From Wikipedia, the free encyclopedia
Jump to: navigation, search
Janaka welcoming Rama and his father Dasharatha in Janakpura

Janaka (Nepali: जनक, Sanskrit: जनक, Khmer: Janak, Kannada ಜನಕ, Telugu: జనకుఁడు, Tamil: ஜனகன், Thai: ชนก (Chanok), Malay: Maharisi Kala) or Raja Janaka (राजा जनक, rājā janaka) is the name used to refer to the kings of Videha kingdom of ancient India. The Videha kingdom was located in Nepal in the east of the Gandaki river, west of the Koshi river, north of the Ganga river and south of the Himalaya. The region is now divided between present day India and Nepal. Maithili languages and cultures currently prevalent in the region is believed to have started and evolving during the rule of Janaka dynasty. Janakas ruled the Videha kingdom from their capital, Janakpura, which is currently a popular cultural site in Nepal. One of the 14 zones of Nepal is named after Janakpur. The most famous among the Janakas was Seeradhwaj, a Vaisya king.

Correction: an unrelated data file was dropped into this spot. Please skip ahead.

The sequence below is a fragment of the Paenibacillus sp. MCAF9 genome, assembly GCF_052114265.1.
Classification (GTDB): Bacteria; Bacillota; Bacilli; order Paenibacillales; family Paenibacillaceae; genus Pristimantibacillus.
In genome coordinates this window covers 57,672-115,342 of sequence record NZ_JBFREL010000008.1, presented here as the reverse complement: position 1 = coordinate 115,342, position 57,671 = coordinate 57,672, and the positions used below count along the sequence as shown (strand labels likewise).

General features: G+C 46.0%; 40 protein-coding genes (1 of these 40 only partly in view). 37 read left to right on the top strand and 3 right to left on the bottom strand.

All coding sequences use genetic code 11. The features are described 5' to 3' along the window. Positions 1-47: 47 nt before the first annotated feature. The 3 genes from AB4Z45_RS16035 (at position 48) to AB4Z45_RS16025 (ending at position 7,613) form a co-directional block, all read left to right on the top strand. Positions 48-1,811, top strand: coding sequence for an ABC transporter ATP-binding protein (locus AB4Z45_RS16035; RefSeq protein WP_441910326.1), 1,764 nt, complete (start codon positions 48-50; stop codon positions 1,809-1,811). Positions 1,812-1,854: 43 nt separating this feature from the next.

Janaka in Ramayana[edit]

In Balakanda of Valmiki's Ramayana, Seeradhwaj Janaka (more popularly known merely as "Raja Janak" or "King Janak") proposed a test of strength in which suitors vying for his daughter's hand in marriage would have to string the great bow of Lord Shiva. Lord Rama passed this test of strength, and Janaka's daughter Sita (also referred to as Janaki) wed Rama and together they resided in Ayodhya.

Seeradhwaj Janaka was not only a brave king, but was also as well-versed in the shastras and Vedas as any rishi. He was the beloved pupil of Yaajnavalkya, whose exposition of Brahman to the king forms one chapter of the Brihadaranyaka Upanishad. In the Bhagavad Gita, Sri Krishna cites Seeradhwaj Janaka as an illustrious example of the Karma yoga.

Seeradhwaj Janaka was also said to be a Rajarshi, having advanced spiritually and reached the state of a rishi, though he was a king administrating the kingdom of Mithila. He was also instructed by sage Ashtavakra upon the nature of the self or Atman; this exposition forms the content of the famous treatise Ashtavakra Gita.

According to the epics Ramayana and Mahabharata, the Janakas were a race of kings who ruled Videha Kingdom from their capital Janakpur, which was an ancient state in the foothill of Himalayas before its unification into Nepal by Prithvi Narayan Shah. The father of Sita (the wife of Rama) was named Seeradwaja Janaka. These epics mention many other Janaka kings who were all great scholars and lead the life of a sage, though they were kings. They engaged in religious conversations with many sages.

See also[edit]